Overcoming Objectives to Promoting Your Work
"Build it and they will come" sounds great, doesn't it? Put your artwork in a gallery and boom! Sold! It's a lovely fantasy. If only life were that easy.
It's pretty safe to make this generalization: artists hate to do marketing. Here's what we say:
"I'd rather be in the studio." Who wouldn't?
"I don't have time." Yes, you do.
"I am not technically inclined." Not necessary.
"Marketing is expensive." It can be, or it doesn't have to be.
Let's address each of these impediments to doing marketing.
"I'd rather be in the studio."
If you're an artist, you probably would rather be in the studio than pretty much anything else. But you have a life. In fact, you probably have another job, because you don't sell enough art to pay all the bills. If you sold more, you might be able to be a full-time artist and, sure enough, that is HARD. But even if you only make enough from your art to pay for a fancy trip every year, or a new car now and again, wouldn't that be great? Selling more art pays for your hobby/supplemental income/art job and, to sell more, you need some marketing. Stuff doesn't sell itself.
"I don't have time."
Can you carve out 10 minutes a day for marketing your art? 30 minutes? An hour once a week? Maybe the time you spend on Facebook, looking at funny cat videos (guilty here) or reading political rants could be redirected to promoting your art. How much time marketing takes depends on what types of marketing you choose to do, and how labor-intensive each marketing method is.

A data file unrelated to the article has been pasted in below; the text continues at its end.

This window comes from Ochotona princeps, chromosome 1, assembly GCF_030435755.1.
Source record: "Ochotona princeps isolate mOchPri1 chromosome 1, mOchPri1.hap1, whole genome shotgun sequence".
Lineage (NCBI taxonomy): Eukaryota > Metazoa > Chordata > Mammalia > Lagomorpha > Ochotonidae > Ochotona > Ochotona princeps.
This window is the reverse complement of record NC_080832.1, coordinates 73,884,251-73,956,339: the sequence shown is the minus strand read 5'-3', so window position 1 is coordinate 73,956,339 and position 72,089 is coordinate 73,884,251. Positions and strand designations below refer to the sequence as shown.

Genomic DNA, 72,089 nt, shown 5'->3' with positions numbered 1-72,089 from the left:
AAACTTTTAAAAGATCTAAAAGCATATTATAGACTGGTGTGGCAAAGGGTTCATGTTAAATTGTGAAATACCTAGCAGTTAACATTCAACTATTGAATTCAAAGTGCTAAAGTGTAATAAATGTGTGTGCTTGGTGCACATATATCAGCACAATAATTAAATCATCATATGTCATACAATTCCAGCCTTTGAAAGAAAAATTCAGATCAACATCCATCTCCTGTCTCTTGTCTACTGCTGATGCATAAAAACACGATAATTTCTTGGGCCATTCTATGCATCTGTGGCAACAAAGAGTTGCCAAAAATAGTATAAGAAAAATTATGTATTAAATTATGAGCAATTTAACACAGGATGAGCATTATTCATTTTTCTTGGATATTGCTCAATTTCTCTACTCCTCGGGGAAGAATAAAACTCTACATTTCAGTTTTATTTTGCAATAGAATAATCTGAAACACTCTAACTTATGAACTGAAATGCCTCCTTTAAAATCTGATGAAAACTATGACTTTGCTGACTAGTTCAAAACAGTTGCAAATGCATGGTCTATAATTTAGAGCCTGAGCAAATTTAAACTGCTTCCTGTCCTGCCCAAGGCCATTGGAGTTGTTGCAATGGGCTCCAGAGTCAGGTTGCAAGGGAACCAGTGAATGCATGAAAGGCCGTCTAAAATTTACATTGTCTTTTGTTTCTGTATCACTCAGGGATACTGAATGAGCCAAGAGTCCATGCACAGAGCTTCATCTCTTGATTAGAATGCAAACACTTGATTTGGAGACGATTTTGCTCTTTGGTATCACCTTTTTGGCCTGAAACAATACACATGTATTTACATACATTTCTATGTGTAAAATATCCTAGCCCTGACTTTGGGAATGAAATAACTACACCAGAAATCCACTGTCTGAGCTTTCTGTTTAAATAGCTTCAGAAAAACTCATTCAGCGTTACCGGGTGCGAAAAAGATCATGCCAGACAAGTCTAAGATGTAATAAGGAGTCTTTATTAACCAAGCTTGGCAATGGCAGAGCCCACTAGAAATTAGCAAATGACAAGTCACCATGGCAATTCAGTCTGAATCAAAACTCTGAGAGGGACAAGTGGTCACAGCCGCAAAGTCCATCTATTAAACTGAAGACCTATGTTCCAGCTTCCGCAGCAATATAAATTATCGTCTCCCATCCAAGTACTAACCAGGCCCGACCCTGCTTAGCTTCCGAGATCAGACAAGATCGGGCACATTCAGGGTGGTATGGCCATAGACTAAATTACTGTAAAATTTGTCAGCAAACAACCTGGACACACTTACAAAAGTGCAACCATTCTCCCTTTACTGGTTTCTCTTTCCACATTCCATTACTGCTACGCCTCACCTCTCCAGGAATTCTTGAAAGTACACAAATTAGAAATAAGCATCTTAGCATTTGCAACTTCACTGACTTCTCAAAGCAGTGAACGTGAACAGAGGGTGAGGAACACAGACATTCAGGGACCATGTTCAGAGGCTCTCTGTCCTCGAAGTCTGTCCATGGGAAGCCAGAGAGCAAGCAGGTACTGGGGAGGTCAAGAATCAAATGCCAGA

"I'm not technically inclined."
Let's face it, much of life takes place in the digital world today, advertising most especially. You don't have to be Bill Gates to do online marketing (social media, a decent website, etc.) but you should have at least a comfortable acquaintance with your computer, tablet, and/or smart phone. With the ability to work a little bit with images (sizing, cropping and so on) and knowing how to upload those images to your website, Facebook, and Instagram, you're already pretty far down the pike (and farther than artists who don't promote themselves).
"Marketing is expensive."
First ask yourself, what is the cost of not marketing? Lost opportunities are incalculable, but it's a no-brainer that no investment in marketing means fewer sales. There are many ways of marketing that carry no out-of-pocket cost but do cost in terms of time. There are other ways of marketing that cost something; how much you can afford to spend depends on what you can expect to receive in return.
We will cover some of the more cost-efficient ways of marketing your artwork in the next installment of this blog. In the meantime, be thinking of how much you want to sell your artwork, and why.
Happy (and successful) creating!
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